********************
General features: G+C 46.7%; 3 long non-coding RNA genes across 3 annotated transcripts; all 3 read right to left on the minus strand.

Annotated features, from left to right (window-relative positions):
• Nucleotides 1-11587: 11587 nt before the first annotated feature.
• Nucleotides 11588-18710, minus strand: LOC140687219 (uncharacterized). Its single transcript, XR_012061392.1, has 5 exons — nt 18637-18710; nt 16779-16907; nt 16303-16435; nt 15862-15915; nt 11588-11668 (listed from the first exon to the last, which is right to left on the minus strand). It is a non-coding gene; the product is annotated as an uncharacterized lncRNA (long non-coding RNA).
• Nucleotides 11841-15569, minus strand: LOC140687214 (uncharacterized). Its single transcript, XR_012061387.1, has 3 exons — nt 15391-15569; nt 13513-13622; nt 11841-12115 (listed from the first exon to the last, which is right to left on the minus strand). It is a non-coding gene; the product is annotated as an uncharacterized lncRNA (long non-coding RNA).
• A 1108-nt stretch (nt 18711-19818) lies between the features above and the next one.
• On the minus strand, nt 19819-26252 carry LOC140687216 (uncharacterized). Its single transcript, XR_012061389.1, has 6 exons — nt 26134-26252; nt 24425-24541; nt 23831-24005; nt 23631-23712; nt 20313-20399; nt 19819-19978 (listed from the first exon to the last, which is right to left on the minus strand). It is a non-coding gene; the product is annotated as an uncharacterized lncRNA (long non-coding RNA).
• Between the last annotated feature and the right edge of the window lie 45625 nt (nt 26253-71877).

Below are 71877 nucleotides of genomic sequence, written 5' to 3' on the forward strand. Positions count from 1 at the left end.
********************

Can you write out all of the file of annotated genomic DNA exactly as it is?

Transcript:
General features: G+C 46.7%; 3 long non-coding RNA genes across 3 annotated transcripts; all 3 read right to left on the minus strand.

Annotated features, from left to right (window-relative positions):
• Nucleotides 1-11587: 11587 nt before the first annotated feature.
• Nucleotides 11588-18710, minus strand: LOC140687219 (uncharacterized). Its single transcript, XR_012061392.1, has 5 exons — nt 18637-18710; nt 16779-16907; nt 16303-16435; nt 15862-15915; nt 11588-11668 (listed from the first exon to the last, which is right to left on the minus strand). It is a non-coding gene; the product is annotated as an uncharacterized lncRNA (long non-coding RNA).
• Nucleotides 11841-15569, minus strand: LOC140687214 (uncharacterized). Its single transcript, XR_012061387.1, has 3 exons — nt 15391-15569; nt 13513-13622; nt 11841-12115 (listed from the first exon to the last, which is right to left on the minus strand). It is a non-coding gene; the product is annotated as an uncharacterized lncRNA (long non-coding RNA).
• A 1108-nt stretch (nt 18711-19818) lies between the features above and the next one.
• On the minus strand, nt 19819-26252 carry LOC140687216 (uncharacterized). Its single transcript, XR_012061389.1, has 6 exons — nt 26134-26252; nt 24425-24541; nt 23831-24005; nt 23631-23712; nt 20313-20399; nt 19819-19978 (listed from the first exon to the last, which is right to left on the minus strand). It is a non-coding gene; the product is annotated as an uncharacterized lncRNA (long non-coding RNA).
• Between the last annotated feature and the right edge of the window lie 45625 nt (nt 26253-71877).

Below are 71877 nucleotides of genomic sequence, written 5' to 3' on the forward strand. Positions count from 1 at the left end.